| Home|Acknowledgments |About Us |Contact Us |Resources |Jurisdiction Research |Research Summary |Terms of Use |




Bangladesh[1] [print]

Last edited: November 2005


Summary and Analysis


Bangladesh ratified the Convention on the Rights of the Child in August of 1990.  Under the Bangladesh Constitution, all ratified international treaties must be laid before Parliament by the President.[2]  It is unclear from the Constitution what actions Parliament is meant to take towards international treaties, but it does not appear that the Convention was ever formally laid before Parliament. 


The two main pieces of legislation in Bangladesh that deal with children involved in legal proceedings are the Children Act of 1974 and the Children Rules of 1976.  The Children Act implies that children are to be in attendance in any court proceeding they may be involved in, presumably to be addressed by the Court.  The Court can, however, dispense with the attendance of the child at any stage of a proceeding in which it deems that the child's presence is not essential. 


The laws do not include provisions for representation of children in protective proceedings.  An abused or neglected child may be brought before a Juvenile Court by a Probation Officer, appropriately ranked police officer, or other person so authorized by the government.  The Probation Officer's duties include meeting with, advising, assisting, and befriending the child.  Although not explicitly stated in the Children Act, it appears that the Probation Officer is the primary individual who is legally mandated to look out for the welfare and interests of the child.  The Juvenile Courts are also charged with considering the interests of the child when making any decision or order concerning the child.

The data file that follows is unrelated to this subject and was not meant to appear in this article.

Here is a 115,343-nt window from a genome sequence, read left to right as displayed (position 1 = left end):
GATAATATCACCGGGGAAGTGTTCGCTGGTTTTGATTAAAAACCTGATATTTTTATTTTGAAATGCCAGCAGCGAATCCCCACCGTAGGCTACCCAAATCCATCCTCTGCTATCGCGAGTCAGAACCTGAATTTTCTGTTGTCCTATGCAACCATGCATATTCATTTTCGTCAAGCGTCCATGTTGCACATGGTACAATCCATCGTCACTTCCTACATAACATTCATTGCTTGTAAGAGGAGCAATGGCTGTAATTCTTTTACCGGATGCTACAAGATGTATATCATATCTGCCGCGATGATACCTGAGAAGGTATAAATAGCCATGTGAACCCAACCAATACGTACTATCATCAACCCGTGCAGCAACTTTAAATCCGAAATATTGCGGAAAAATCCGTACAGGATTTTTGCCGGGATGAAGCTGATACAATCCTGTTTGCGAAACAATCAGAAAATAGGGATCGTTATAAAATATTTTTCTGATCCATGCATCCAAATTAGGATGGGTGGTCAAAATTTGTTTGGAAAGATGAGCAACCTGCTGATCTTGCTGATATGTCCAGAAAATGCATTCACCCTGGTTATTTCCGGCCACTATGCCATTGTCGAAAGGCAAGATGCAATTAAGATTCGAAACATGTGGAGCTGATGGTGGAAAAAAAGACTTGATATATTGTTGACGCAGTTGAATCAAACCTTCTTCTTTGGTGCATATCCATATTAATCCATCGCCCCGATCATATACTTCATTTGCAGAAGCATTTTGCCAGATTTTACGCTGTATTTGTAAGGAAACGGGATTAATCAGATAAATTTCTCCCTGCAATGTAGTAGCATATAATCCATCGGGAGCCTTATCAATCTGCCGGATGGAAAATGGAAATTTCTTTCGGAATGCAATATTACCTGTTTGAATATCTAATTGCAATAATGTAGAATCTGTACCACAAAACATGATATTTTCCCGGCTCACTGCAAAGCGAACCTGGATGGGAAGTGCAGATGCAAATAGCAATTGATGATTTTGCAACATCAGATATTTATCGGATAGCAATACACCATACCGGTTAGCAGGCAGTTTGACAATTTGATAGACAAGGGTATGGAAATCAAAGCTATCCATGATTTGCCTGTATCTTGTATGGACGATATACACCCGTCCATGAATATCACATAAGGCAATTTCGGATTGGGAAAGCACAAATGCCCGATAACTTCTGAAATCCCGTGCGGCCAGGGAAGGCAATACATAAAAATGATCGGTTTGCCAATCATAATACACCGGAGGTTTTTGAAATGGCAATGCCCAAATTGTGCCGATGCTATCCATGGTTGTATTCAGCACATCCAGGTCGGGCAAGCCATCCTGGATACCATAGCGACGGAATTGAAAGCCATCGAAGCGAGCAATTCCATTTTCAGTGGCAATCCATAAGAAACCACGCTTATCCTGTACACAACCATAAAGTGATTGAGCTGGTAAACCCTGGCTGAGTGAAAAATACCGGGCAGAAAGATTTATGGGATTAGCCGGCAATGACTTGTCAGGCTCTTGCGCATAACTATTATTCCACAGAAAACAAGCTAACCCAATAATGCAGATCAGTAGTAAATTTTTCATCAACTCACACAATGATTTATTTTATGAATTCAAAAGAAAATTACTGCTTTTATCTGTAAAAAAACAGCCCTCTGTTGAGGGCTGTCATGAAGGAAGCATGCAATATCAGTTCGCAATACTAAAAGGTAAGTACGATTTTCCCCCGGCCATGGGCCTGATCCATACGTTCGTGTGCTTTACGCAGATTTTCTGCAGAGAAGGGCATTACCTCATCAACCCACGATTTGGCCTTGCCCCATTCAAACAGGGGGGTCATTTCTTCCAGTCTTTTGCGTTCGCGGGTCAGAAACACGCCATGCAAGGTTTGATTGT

There are two policy-making bodies in Bangladesh that are responsible for overseeing and enforcing children's rights and protection laws: the Ministry of Women and Children Affairs, created in 1994, and the National Council on Children, created in 1995.


Despite our efforts, we were unable to locate a knowledgeable contact person in Bangladesh.


Sources of Law (In Order of Authority)






The Children Act[4]

Part II, Section 11

Dispensing with attendance of child.—If at any stage during the hearing of a case or proceeding, the Court is satisfied that the attendance of a child is not essential for the purpose of the hearing of the case or proceeding, the Court may dispense with his attendance and proceed with the hearing of the case or of the proceeding in the absence of the child.


The Children Act[5]

Part II, Section 15

Factors to be taken into consideration in passing orders by Court.—For the purpose of any order which a Court has to pass under this Act, the Court shall have regard to the following factors:—

(a) the character and age of the child;

(b) the circumstances in which the child is living;

(c) the reports made by the Probation Officer; and

(d) such other matters as may, in the opinion of the Court, require to be taken into consideration in the interest of the child.


The Children Act[6]